Editorial — Linda Newing for Newcastle City Council

September 30, 2015

NEW — 3:37 p.m. Sept. 30, 2015

It takes courage and stamina for someone to throw his or her hat in the ring and run for public office. You have to be prepared for any question, any issue. You also have to become an expert on many topics.

That’s why we commend Linda Newing and Victoria Sandoval for coming forward to run for Newcastle City Council Position 1 in the Nov. 3 election.

Both women came to our offices for an interview last week so we could ask them questions about various issues, including the possible Energize Eastside route coming through Newcastle, how to involve residents in the city’s growth and what they would do to raise revenue for the city.

Both gave great answers, but we have to choose Newing as our preferred candidate for the position. Read more

Two candidates vie for council Position No. 1

August 10, 2015

NEW — 6 a.m. Aug. 10, 2015

The city’s election lineup is set, and while there are four Newcastle City Council seats with expiring terms, only one race includes more than a single candidate.

Community Activities commissioners Linda Newing and Victoria Sandoval will compete to fill the seat being vacated by City Councilwoman Lisa Jensen.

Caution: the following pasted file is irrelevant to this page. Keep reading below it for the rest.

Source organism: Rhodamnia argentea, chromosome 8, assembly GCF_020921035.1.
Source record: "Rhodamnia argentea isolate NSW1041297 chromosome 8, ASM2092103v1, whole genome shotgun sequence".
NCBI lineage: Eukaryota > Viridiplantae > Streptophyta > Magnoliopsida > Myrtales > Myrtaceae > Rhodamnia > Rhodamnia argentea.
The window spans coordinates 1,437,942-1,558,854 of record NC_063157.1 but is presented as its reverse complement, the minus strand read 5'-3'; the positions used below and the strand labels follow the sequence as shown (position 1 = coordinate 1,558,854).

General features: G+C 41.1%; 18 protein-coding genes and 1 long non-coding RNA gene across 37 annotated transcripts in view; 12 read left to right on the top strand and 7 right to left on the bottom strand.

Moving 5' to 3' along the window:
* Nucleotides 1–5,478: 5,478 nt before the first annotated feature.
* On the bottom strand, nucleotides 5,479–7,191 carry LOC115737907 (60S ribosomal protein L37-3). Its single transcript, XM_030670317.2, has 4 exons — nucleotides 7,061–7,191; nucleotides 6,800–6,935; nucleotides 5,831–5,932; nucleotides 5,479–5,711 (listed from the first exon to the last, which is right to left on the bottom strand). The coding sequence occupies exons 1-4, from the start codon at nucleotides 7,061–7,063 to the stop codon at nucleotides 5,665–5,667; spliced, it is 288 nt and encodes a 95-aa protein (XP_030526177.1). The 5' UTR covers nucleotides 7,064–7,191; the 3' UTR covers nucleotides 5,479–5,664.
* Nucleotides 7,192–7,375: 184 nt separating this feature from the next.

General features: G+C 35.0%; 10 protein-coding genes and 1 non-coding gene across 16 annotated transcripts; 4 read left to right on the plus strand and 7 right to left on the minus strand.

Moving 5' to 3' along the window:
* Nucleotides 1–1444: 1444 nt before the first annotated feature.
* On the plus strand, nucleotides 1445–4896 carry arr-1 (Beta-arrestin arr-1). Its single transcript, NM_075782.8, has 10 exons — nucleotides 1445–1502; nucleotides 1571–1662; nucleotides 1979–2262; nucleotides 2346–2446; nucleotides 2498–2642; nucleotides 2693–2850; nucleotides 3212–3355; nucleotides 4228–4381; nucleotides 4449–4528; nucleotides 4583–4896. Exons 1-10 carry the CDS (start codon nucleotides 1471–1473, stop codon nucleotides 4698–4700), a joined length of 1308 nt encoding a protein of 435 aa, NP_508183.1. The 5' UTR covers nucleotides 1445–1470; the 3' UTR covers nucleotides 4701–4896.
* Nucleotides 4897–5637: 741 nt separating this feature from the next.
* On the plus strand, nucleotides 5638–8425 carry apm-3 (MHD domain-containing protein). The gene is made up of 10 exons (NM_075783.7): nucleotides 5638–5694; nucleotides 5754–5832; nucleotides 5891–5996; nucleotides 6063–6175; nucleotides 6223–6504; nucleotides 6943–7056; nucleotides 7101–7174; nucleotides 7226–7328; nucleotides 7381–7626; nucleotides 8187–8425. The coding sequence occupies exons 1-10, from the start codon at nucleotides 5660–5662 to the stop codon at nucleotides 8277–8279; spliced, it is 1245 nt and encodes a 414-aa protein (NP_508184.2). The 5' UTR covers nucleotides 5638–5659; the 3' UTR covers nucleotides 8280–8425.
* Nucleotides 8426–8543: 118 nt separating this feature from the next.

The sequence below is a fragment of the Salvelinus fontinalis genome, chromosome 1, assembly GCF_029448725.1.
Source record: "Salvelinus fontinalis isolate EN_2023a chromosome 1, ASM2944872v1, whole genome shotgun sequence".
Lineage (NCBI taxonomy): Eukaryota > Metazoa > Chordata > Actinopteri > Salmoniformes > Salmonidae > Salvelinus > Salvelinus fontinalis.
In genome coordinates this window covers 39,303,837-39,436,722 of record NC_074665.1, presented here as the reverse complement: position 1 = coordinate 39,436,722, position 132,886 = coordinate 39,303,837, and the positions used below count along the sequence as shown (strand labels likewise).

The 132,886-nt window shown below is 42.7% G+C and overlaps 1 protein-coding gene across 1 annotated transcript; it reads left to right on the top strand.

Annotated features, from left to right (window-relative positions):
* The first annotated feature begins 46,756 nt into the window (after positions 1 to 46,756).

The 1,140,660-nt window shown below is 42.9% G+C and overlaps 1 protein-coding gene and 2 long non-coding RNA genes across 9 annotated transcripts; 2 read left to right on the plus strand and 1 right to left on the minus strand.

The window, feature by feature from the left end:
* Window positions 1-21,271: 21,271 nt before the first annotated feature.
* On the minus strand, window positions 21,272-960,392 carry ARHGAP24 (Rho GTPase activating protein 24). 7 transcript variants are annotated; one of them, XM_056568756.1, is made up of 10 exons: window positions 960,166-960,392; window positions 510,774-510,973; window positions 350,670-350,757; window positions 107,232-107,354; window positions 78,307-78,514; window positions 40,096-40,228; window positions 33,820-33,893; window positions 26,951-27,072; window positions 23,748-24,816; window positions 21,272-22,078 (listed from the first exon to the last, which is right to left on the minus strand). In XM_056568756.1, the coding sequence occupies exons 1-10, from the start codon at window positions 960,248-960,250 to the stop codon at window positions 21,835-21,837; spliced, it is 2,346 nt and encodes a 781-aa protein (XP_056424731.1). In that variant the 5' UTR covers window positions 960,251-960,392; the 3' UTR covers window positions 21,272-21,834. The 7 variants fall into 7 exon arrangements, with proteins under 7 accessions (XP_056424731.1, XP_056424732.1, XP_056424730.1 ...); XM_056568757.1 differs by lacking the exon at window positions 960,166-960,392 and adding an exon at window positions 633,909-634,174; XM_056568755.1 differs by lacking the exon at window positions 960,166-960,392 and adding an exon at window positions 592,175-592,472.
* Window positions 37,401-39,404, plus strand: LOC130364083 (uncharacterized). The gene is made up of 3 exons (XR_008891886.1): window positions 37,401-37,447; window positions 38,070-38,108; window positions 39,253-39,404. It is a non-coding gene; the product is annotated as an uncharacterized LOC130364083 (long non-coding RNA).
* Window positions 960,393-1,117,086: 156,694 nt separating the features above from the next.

Linda Newing

Linda Newing

Victoria Sandoval

Victoria Sandoval

Incumbents Gordon Bisset and Carol Simpson will each run unopposed to retain their seats. Planning Commissioner Allen Dauterman initially drew a challenger for Position No. 3, but Rob Lemmon withdrew. Read more

Newcastle’s history shaped King County as we know it

January 2, 2015

In 1853, the area around current-day Newcastle was heavily forested with 10-foot diameter trees, a multitude of streams, and many gorges and valleys. It was also home to wildlife including cougars, bears, raccoons, bobcats and deer.

In that year, a couple of explorers found something that would change that landscape forever — chunks of coal along a creek (later to be named Coal Creek).

The first coal wasn’t mined until 10 years later, but when it began, it was in earnest. In the 100 years between 1863 and 1963, the Newcastle coal mines produced 10.5 million tons of coal.

The coal was of good quality, and the proximity to Seattle made it an important commodity. In 1870, Seattle had only 1,107 residents, but because coal was being shipped to San Francisco and the growth of the port, that number grew to 42,837 by 1890, only 20 years later. Read more